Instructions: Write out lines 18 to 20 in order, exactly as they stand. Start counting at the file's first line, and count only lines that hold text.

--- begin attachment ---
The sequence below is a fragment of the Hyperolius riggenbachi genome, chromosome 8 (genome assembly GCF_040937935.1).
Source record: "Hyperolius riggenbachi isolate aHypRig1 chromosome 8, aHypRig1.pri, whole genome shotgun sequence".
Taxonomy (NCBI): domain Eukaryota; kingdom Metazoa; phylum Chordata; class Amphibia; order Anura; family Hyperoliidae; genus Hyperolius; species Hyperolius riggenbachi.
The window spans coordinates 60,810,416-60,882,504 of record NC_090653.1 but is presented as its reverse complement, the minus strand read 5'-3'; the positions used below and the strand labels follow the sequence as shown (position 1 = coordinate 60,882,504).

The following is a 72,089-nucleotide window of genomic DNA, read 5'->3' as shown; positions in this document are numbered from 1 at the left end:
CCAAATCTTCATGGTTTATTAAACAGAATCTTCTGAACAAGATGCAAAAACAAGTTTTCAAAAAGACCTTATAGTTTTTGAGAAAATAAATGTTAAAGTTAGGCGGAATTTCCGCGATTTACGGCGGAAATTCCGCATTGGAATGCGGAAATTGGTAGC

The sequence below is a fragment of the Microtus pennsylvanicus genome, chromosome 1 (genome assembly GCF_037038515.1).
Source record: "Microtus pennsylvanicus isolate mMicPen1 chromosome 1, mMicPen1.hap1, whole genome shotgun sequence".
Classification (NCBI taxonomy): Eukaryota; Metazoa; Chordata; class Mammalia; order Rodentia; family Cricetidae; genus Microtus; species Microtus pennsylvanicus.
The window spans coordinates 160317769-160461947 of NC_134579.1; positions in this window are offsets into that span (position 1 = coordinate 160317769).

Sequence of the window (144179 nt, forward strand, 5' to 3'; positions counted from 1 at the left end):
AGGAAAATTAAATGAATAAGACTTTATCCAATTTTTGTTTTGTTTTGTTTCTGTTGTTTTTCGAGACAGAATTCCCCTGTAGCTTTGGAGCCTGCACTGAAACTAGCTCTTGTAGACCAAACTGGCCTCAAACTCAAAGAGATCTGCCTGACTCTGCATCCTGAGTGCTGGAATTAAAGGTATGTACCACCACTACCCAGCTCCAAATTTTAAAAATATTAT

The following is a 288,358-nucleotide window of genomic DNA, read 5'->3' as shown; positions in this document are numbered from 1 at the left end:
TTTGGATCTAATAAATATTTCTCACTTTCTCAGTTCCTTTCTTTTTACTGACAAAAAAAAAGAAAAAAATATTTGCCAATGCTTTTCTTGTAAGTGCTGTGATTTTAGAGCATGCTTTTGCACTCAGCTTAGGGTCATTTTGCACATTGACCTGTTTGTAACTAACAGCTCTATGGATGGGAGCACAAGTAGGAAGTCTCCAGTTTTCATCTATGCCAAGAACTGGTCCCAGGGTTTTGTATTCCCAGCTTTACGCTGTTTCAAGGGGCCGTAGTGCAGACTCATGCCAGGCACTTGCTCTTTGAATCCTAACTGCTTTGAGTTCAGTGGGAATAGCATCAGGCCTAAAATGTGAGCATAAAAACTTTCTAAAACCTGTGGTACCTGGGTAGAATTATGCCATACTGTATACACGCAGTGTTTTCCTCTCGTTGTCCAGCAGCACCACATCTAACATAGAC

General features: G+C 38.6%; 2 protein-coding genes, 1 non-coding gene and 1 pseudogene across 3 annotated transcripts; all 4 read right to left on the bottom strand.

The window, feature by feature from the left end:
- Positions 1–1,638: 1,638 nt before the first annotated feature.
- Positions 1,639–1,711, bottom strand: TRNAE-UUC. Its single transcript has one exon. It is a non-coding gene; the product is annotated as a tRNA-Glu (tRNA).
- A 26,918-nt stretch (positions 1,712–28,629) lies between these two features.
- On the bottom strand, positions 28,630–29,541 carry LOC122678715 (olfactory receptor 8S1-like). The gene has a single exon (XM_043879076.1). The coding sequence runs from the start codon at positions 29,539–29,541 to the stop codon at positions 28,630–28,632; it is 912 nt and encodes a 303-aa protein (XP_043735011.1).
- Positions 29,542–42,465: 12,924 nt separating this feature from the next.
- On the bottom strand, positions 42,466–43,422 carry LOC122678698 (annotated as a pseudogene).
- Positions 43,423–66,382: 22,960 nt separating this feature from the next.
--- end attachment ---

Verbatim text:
- Positions 1,639–1,711, bottom strand: TRNAE-UUC. Its single transcript has one exon. It is a non-coding gene; the product is annotated as a tRNA-Glu (tRNA).
- A 26,918-nt stretch (positions 1,712–28,629) lies between these two features.
- On the bottom strand, positions 28,630–29,541 carry LOC122678715 (olfactory receptor 8S1-like). The gene has a single exon (XM_043879076.1). The coding sequence runs from the start codon at positions 29,539–29,541 to the stop codon at positions 28,630–28,632; it is 912 nt and encodes a 303-aa protein (XP_043735011.1).